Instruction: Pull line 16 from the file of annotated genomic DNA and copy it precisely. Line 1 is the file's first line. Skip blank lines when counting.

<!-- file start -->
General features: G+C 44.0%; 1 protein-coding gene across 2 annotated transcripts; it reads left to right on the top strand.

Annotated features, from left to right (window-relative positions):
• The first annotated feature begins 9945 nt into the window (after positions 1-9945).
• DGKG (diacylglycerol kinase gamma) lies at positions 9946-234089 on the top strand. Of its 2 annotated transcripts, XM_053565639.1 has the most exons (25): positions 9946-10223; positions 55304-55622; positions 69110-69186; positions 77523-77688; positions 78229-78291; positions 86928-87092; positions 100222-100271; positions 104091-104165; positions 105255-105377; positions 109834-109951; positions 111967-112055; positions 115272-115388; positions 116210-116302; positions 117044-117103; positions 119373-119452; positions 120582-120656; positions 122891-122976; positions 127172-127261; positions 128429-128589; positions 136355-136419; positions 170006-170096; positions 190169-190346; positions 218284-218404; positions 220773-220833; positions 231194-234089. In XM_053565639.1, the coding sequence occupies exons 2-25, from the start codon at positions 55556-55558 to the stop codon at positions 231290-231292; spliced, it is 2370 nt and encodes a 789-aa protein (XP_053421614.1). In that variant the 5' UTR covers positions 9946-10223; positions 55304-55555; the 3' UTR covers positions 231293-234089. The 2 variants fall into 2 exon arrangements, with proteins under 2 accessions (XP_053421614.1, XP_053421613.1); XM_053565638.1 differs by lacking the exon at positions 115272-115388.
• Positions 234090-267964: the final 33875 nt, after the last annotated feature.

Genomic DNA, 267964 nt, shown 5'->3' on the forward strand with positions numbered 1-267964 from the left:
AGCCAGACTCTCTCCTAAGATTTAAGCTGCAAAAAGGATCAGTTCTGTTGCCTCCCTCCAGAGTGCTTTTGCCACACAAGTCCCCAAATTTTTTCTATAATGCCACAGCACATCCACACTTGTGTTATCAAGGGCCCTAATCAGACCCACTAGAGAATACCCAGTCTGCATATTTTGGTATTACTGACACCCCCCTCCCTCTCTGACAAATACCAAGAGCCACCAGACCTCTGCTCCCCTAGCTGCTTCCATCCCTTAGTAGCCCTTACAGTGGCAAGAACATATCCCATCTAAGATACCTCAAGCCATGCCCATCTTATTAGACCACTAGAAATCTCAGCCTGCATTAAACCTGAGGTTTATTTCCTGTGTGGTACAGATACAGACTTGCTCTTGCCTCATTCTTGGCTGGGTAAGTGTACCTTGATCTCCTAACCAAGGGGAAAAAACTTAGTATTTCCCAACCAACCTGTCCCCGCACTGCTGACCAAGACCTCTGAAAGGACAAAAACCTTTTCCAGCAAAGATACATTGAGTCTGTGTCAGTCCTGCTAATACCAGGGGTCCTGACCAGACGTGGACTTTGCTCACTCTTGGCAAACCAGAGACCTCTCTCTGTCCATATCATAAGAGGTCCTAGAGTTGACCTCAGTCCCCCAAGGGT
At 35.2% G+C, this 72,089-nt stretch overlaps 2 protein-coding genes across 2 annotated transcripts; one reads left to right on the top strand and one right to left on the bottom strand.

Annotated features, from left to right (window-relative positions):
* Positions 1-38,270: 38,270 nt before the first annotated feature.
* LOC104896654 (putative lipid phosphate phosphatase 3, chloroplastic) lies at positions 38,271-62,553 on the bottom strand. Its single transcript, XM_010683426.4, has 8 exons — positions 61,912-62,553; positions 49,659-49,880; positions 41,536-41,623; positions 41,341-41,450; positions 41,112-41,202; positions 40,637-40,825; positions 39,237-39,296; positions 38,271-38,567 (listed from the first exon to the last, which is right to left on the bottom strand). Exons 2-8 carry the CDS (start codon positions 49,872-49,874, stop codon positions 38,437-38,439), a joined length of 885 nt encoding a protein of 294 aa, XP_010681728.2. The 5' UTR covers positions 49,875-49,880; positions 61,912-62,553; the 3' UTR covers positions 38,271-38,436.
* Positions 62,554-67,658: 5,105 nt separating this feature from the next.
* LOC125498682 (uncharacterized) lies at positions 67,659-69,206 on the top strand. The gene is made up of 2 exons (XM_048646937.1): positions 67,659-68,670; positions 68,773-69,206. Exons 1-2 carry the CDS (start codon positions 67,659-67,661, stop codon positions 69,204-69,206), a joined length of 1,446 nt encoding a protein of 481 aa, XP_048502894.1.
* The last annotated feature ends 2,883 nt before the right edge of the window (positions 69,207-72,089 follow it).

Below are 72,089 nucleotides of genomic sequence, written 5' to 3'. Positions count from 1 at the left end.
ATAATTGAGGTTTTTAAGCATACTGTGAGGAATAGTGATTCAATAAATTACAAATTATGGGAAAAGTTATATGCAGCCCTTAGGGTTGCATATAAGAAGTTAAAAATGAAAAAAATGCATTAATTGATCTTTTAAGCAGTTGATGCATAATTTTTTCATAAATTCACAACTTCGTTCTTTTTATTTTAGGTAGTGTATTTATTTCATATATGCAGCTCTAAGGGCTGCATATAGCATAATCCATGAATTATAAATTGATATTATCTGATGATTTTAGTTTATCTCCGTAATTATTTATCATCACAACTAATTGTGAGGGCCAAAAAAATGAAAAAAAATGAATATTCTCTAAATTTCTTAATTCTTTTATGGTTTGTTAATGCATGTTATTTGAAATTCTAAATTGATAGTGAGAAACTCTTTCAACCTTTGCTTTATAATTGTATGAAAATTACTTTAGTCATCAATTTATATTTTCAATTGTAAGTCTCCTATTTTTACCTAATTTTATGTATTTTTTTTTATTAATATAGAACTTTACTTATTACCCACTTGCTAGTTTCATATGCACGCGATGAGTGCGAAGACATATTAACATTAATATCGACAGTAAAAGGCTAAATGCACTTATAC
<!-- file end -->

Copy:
ATAATTGAGGTTTTTAAGCATACTGTGAGGAATAGTGATTCAATAAATTACAAATTATGGGAAAAGTTATATGCAGCCCTTAGGGTTGCATATAAGAAGTTAAAAATGAAAAAAATGCATTAATTGATCTTTTAAGCAGTTGATGCATAATTTTTTCATAAATTCACAACTTCGTTCTTTTTATTTTAGGTAGTGTATTTATTTCATATATGCAGCTCTAAGGGCTGCATATAGCATAATCCATGAATTATAAATTGATATTATCTGATGATTTTAGTTTATCTCCGTAATTATTTATCATCACAACTAATTGTGAGGGCCAAAAAAATGAAAAAAAATGAATATTCTCTAAATTTCTTAATTCTTTTATGGTTTGTTAATGCATGTTATTTGAAATTCTAAATTGATAGTGAGAAACTCTTTCAACCTTTGCTTTATAATTGTATGAAAATTACTTTAGTCATCAATTTATATTTTCAATTGTAAGTCTCCTATTTTTACCTAATTTTATGTATTTTTTTTTATTAATATAGAACTTTACTTATTACCCACTTGCTAGTTTCATATGCACGCGATGAGTGCGAAGACATATTAACATTAATATCGACAGTAAAAGGCTAAATGCACTTATAC